Time difference is the obvious one. I think the hardest part is entrusting someone to go from ground zero and try to recreate the same environment, product and service as you would in your local country. I remember going to Canada to scope out the strategy for the launch of Bitcoin.ca and it being a very self motivated experience. I remember the first meeting visiting a company called interac — at the time I thought they were an online payment gateway. I realized quite quickly (on the 30th floor of the Royal Bank of Canada) that I was speaking to a NFP bi-partizan between all banks in Toronto, in effect, you had to be a bank to join up with them.
Most times when people quit their jobs they actually “quit their managers”. What are your thoughts on retaining talent today?
Talent wants to do great things and increase their knowledge. There’s no one way to manage but I believe in a collective approach. I think that retaining talent also requires you to screen people that you think will be great in your companies environment. It starts with recruiting people that you believe in. In all the great people we have hired the key variable I’ve wanted to know is ‘do I have your heart and mind’ in what we’re trying to accomplish.
What advice would you give to other CEOs or founders to help their employees to thrive?
Management evolves and you need to evolve accordingly. Running a company is about motivating people. As a leader you have to remember that there’s you role is to get the best out of people. You do this through interpersonal communication. If you make people feel Inspired and aspired then your company will do great things.
It can be quite difficult to entrust someone to build your vision with the diligence required particularly when every country has its own nuances and standards which you don’t see when your not on the ground.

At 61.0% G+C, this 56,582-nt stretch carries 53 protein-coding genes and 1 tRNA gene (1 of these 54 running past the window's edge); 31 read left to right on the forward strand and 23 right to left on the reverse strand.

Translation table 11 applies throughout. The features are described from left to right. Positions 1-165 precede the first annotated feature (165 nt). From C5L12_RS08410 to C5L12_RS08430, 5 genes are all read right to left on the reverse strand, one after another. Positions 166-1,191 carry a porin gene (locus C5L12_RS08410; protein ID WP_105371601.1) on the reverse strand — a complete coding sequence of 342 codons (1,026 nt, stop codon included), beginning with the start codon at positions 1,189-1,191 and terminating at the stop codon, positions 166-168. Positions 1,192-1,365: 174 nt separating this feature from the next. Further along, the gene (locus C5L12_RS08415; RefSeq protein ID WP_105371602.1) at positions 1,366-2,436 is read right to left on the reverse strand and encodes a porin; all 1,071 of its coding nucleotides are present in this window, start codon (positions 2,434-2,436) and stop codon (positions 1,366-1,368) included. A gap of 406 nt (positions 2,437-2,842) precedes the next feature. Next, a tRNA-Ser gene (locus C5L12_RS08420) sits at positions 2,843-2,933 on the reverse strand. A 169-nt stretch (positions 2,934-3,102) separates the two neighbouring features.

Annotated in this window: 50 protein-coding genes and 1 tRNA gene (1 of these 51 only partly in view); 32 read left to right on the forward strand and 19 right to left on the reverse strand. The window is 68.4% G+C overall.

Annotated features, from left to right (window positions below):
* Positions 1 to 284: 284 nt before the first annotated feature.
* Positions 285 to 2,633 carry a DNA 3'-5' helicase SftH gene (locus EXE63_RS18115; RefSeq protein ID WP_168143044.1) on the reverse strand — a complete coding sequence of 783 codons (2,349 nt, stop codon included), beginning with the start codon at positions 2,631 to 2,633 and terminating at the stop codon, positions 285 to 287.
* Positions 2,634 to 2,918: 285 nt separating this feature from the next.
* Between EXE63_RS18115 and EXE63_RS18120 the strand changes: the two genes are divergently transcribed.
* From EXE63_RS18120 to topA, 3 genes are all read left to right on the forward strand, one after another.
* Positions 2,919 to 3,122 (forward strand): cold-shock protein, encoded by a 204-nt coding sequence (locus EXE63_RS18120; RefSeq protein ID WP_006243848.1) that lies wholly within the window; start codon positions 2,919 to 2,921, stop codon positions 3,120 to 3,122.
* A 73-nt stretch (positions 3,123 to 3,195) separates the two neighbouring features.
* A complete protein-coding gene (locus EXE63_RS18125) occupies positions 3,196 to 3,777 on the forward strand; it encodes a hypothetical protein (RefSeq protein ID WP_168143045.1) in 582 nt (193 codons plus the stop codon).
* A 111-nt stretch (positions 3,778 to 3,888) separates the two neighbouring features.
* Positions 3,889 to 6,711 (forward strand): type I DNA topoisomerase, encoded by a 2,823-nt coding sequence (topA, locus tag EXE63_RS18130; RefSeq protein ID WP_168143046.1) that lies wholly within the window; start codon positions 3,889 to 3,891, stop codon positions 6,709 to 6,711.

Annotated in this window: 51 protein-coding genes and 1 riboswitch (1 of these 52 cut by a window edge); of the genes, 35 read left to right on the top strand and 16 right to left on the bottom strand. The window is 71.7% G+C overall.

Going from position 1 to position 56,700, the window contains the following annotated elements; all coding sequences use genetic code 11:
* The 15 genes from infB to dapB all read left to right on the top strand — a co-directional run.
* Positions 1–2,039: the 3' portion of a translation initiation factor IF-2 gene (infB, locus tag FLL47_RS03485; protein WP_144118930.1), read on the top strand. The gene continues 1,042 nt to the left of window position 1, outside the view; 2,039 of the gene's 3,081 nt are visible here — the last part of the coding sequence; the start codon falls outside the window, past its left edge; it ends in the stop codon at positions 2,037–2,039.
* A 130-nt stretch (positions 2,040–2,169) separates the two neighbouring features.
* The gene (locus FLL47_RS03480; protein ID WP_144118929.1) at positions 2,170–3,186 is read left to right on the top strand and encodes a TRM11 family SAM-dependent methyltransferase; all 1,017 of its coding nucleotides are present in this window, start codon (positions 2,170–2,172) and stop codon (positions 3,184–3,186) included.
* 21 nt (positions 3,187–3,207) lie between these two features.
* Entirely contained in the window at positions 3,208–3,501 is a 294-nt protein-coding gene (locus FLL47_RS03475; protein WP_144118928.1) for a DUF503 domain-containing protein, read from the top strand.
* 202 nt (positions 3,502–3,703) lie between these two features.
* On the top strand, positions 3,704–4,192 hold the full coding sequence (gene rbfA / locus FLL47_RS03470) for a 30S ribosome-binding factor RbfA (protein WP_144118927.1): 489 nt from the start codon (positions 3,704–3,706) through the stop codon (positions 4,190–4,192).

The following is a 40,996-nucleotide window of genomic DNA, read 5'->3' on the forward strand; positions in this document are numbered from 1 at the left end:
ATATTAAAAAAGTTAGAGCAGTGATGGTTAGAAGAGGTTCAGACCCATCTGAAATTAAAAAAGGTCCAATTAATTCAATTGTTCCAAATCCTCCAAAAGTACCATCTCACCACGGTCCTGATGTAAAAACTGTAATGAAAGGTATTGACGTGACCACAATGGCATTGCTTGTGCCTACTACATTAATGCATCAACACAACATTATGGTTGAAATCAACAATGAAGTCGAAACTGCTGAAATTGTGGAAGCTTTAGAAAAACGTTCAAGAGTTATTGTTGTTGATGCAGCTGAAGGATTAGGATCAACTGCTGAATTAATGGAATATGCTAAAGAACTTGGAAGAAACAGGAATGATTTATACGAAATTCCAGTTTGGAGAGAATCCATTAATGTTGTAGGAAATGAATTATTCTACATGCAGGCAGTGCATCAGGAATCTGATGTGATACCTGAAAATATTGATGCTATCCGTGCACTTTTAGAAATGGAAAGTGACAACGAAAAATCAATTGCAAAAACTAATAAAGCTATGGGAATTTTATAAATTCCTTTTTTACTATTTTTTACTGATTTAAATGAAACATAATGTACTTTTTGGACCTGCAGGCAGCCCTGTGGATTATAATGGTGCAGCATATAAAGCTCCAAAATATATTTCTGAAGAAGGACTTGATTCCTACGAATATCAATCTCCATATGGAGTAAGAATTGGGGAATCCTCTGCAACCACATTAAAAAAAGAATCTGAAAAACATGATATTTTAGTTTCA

You are a person of great influence. If you could inspire a movement that would bring the most amount of good to the most amount of people, what would that be? You never know what your idea can trigger. :-)
I believe core values are important to successes as an influencer. For me I found my core value was to strive to ubiquitously help mankind and that has lead me to to the decisions before starting a company. It was my core values that gave me the appetite to do crazy things that I thought were not crazy. Pursuing the degree I didn’t like, for the Job I didn’t respect, would have been the crazy idea to me once I had found my core values.
For how I found my core values it was simple, I asked myself “on my deathbed, with my last breath, with my last thought — what would I have been happy to say was the principal I lived by”
Can you please give us your favorite “Life Lesson Quote”? Can you share how that was relevant to you in your life?
“The reasonable man adapts himself to the world; the unreasonable one persists in trying to adapt the world to himself. Therefore all progress depends on the unreasonable man.” -George Bernard Shaw